DIY ‘Needle-Free’ Lip Fillers Are Still Injections—And Still Dangerous

The hyaluron pen is easy to buy, but medical professionals say that accessibility belies serious risks.
Katie Way
Brooklyn, US
A woman applies pink lipstick.
Photo by Antonio_Diaz via Getty Images

At first glance, the hyaluron pen looks a lot like a curling iron: a stubby wand with a thick handle, with a body cast in black or a metallic jewel tone, with gold accents to match. It’s perfect for sliding into a vanity drawer or nestling in a catch-all with makeup brushes, flat irons, eyelash curlers on a bathroom counter. On TikTok, Instagram, and YouTube, there’s plenty of footage featuring women casually lining the device up to their lips (and occasionally, their cheeks and chins) and letting the pen’s pressure technology inject whatever they want underneath the surface of their skin. 


But the hyaluron pen isn’t just a beauty instrument—it also likely falls under the FDA’s definition of a medical device, because it’s designed to inject substances beneath the skin’s surface using “pressure technology.” The design for the pen does not appear to be proprietary, meaning any beauty brand can slap its packaging onto the product or sell it wholesale. While pressure technology has been FDA-approved for use with certain specific medications, experts say that people who use hyaluron pens to shoot filler into their lips and faces are opening themselves up to a slew of potential health woes. 

Online, fans describe the hyaluron pen as a “non-invasive,” “painless,” no-needle filler solution. According to medical professionals, however, these descriptors gloss over an ugly truth: the hyaluron pen can put users at risk of infection, as well as permanent damage to their faces or vision. “It's absolutely a false sense of security, the fact that it is considered needle free,” Whitney Bowe, a dermatologist and expert injector, said. “Shooting a bolus of hyaluronic acid filler or a skincare product into the skin… Even though there's no needles, there's nothing safe about that.”

Unlike injection by needle, the hyaluron pen, which is available under several different brand names, delivers its contents imprecisely, injecting it into the lip tissue like buckshot. “It uses pressurized air to deliver filler into the skin, but there's no way to control the amount or depth of what you're introducing, so it may not even go where it's meant to go,” said Shelby Hall, an advanced registered cosmetic nurse who founded Skinfidelity, a medical spa in Ontario, Canada. Bowe said that diffuse delivery is the opposite of what a safe, subcutaneous (that’s below the skin) delivery system looks like, and that’s doubly true when it comes to the delicate tissue, also known as “mucosa,” that makes up our lips. 


“When we use injectable syringes and certain needles in the office, they actually have been studied in FDA trials in a way that they deliver the product in a very safe and very specific manner,” Bowe said. “There's a lot of science that goes into developing the exact needle, or cannula.” Reached for comment, the FDA pointed VICE to its list of approved dermal fillers, which does not include the hyaluron pen. While the FDA would not speak directly to the case of the hyaluron pen, the spokesperson clarified that dermal fillers are class III medical devices subject to the FDA's approval, which would mean marketers of the hyaluron pen are treading legally questionable territory by suggesting it is an adequate, or even superior, substitute for FDA-approved injectables.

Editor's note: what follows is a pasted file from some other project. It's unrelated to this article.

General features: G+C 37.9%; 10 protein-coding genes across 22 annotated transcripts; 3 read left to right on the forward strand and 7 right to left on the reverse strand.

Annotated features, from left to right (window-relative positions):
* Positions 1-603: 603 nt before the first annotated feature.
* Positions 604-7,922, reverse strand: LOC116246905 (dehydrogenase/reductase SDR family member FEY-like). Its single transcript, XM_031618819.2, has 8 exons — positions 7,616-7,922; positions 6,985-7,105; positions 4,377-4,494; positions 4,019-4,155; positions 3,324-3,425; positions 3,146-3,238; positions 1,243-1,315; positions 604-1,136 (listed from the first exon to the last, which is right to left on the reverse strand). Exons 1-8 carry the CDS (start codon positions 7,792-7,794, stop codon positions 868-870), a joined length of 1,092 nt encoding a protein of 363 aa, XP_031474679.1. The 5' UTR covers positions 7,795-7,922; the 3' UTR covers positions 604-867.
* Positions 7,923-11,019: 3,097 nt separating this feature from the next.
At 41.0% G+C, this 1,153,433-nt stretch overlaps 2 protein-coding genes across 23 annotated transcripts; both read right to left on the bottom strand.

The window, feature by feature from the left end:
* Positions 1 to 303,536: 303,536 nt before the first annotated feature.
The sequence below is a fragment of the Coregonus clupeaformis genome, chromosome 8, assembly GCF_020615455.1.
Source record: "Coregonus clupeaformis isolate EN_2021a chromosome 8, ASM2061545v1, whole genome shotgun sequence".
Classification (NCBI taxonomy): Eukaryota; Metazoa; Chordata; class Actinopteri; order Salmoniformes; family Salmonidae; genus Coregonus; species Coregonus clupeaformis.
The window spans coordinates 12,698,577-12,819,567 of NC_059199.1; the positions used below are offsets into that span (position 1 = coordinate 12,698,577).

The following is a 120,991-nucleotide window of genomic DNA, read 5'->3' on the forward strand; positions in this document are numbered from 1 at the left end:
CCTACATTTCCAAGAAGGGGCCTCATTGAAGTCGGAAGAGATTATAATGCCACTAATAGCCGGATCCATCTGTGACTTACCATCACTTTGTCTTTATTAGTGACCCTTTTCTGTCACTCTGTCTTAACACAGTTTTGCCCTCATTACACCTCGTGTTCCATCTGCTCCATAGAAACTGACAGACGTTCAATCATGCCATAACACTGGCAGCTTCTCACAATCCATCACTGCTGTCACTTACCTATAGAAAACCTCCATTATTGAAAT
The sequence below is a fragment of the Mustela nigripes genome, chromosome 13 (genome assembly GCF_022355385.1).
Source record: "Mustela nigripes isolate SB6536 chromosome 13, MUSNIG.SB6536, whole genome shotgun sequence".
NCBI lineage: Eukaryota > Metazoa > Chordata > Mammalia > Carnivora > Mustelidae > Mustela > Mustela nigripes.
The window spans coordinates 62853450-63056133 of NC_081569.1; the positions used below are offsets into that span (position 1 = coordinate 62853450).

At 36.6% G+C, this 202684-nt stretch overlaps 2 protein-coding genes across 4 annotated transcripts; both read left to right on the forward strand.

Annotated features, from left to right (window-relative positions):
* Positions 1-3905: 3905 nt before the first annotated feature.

The pen’s popularity in the realm of beauty content stretches back into the late 2010s, with YouTubers touting the device and instructing their subscribers on how to use it. Stacy Snook, a cosmetologist and former spa owner who films beauty and wellness content for her channel Gorgeously Aging, said she first came across the pen after watching lip filler before and after videos on YouTube. She said she spent time Googling the device and eventually decided to take the plunge and try the hyaluron pen for herself. 

“I had some lip filler done at a Med Spa to restore some of the volume lost in my lips due to aging, and was curious to hear about the experiences of other women,” Snook said. She said she was happy with her results.


Unlike the FDA, Health Canada, the country’s medical policy authority, banned the device in September 2019. But the move was lost in the undertow of news about the pandemic. Over the last year, when many people have taken to experimenting with cosmetic modifications out of opportunism or boredom, influencers have started plugging the hyaluron pen as a safe, inexpensive, at-home alternative to pricier injectables.

Hall, who has been in the cosmetic industry for seven years and injecting patients for around six, said the hyaluron pen came across her radar when she watched colleagues in her field train to use it, both before and after the Canadian ban. “It's wrong on so many levels for [the hyaluron pen] to be in the hands of people that have no idea the dangers and risks of what they’re doing,” Hall said. “Because they aren't medical professionals, they don't understand the implications of using a device that pushes something under the skin.”


Hyaluron pens are available for sale, and marketed for cosmetic use, on digital marketplaces like Poshmark, LightintheBox, and Amazon for as little as $63.99. This availability is exactly what worries Hall. “I think curiosity kills the cat with a lot of this DIY stuff,” Hall said. “Because you can get it easily, you can do at home, it's like, ‘OK. let's try it.’ But I would strongly suggest doing some research before you put anything inside your body.”